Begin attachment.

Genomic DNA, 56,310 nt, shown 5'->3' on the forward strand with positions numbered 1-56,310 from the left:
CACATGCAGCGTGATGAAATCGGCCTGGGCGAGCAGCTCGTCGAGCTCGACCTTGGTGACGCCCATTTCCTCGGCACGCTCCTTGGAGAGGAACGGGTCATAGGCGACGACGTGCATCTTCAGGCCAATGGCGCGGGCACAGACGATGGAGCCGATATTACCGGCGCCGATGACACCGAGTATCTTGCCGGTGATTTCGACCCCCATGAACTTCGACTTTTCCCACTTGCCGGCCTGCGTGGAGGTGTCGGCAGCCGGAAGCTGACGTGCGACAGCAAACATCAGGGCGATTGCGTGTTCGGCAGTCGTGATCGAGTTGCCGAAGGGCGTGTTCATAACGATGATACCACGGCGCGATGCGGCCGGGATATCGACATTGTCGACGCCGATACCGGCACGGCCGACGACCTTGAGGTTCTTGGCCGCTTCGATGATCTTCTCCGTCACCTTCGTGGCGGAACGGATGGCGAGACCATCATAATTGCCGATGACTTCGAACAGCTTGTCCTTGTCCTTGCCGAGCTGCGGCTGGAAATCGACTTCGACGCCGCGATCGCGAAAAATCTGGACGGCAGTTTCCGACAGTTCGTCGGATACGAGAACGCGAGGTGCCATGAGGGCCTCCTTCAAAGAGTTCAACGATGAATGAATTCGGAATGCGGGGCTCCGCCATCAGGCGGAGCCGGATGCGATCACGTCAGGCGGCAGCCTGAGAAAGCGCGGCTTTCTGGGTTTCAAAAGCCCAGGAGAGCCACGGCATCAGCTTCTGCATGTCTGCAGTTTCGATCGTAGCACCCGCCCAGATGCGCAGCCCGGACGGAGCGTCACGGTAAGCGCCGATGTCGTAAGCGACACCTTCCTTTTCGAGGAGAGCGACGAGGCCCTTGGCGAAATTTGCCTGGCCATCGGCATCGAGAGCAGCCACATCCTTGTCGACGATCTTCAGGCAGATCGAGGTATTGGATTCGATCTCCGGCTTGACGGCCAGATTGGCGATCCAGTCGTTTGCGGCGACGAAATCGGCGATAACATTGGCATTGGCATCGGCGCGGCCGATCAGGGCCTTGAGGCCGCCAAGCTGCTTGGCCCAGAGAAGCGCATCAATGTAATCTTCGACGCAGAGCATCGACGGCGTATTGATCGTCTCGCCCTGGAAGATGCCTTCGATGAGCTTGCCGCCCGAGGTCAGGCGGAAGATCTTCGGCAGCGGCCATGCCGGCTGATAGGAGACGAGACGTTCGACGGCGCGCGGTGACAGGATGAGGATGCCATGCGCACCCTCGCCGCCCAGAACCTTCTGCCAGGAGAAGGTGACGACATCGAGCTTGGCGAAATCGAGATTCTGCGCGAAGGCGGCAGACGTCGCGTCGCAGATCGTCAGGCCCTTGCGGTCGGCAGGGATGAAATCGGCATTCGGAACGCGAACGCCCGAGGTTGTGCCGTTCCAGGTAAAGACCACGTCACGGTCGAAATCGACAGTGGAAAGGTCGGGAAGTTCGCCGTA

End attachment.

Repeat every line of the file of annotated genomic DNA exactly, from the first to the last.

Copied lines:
Genomic DNA, 56,310 nt, shown 5'->3' on the forward strand with positions numbered 1-56,310 from the left:
CACATGCAGCGTGATGAAATCGGCCTGGGCGAGCAGCTCGTCGAGCTCGACCTTGGTGACGCCCATTTCCTCGGCACGCTCCTTGGAGAGGAACGGGTCATAGGCGACGACGTGCATCTTCAGGCCAATGGCGCGGGCACAGACGATGGAGCCGATATTACCGGCGCCGATGACACCGAGTATCTTGCCGGTGATTTCGACCCCCATGAACTTCGACTTTTCCCACTTGCCGGCCTGCGTGGAGGTGTCGGCAGCCGGAAGCTGACGTGCGACAGCAAACATCAGGGCGATTGCGTGTTCGGCAGTCGTGATCGAGTTGCCGAAGGGCGTGTTCATAACGATGATACCACGGCGCGATGCGGCCGGGATATCGACATTGTCGACGCCGATACCGGCACGGCCGACGACCTTGAGGTTCTTGGCCGCTTCGATGATCTTCTCCGTCACCTTCGTGGCGGAACGGATGGCGAGACCATCATAATTGCCGATGACTTCGAACAGCTTGTCCTTGTCCTTGCCGAGCTGCGGCTGGAAATCGACTTCGACGCCGCGATCGCGAAAAATCTGGACGGCAGTTTCCGACAGTTCGTCGGATACGAGAACGCGAGGTGCCATGAGGGCCTCCTTCAAAGAGTTCAACGATGAATGAATTCGGAATGCGGGGCTCCGCCATCAGGCGGAGCCGGATGCGATCACGTCAGGCGGCAGCCTGAGAAAGCGCGGCTTTCTGGGTTTCAAAAGCCCAGGAGAGCCACGGCATCAGCTTCTGCATGTCTGCAGTTTCGATCGTAGCACCCGCCCAGATGCGCAGCCCGGACGGAGCGTCACGGTAAGCGCCGATGTCGTAAGCGACACCTTCCTTTTCGAGGAGAGCGACGAGGCCCTTGGCGAAATTTGCCTGGCCATCGGCATCGAGAGCAGCCACATCCTTGTCGACGATCTTCAGGCAGATCGAGGTATTGGATTCGATCTCCGGCTTGACGGCCAGATTGGCGATCCAGTCGTTTGCGGCGACGAAATCGGCGATAACATTGGCATTGGCATCGGCGCGGCCGATCAGGGCCTTGAGGCCGCCAAGCTGCTTGGCCCAGAGAAGCGCATCAATGTAATCTTCGACGCAGAGCATCGACGGCGTATTGATCGTCTCGCCCTGGAAGATGCCTTCGATGAGCTTGCCGCCCGAGGTCAGGCGGAAGATCTTCGGCAGCGGCCATGCCGGCTGATAGGAGACGAGACGTTCGACGGCGCGCGGTGACAGGATGAGGATGCCATGCGCACCCTCGCCGCCCAGAACCTTCTGCCAGGAGAAGGTGACGACATCGAGCTTGGCGAAATCGAGATTCTGCGCGAAGGCGGCAGACGTCGCGTCGCAGATCGTCAGGCCCTTGCGGTCGGCAGGGATGAAATCGGCATTCGGAACGCGAACGCCCGAGGTTGTGCCGTTCCAGGTAAAGACCACGTCACGGTCGAAATCGACAGTGGAAAGGTCGGGAAGTTCGCCGTA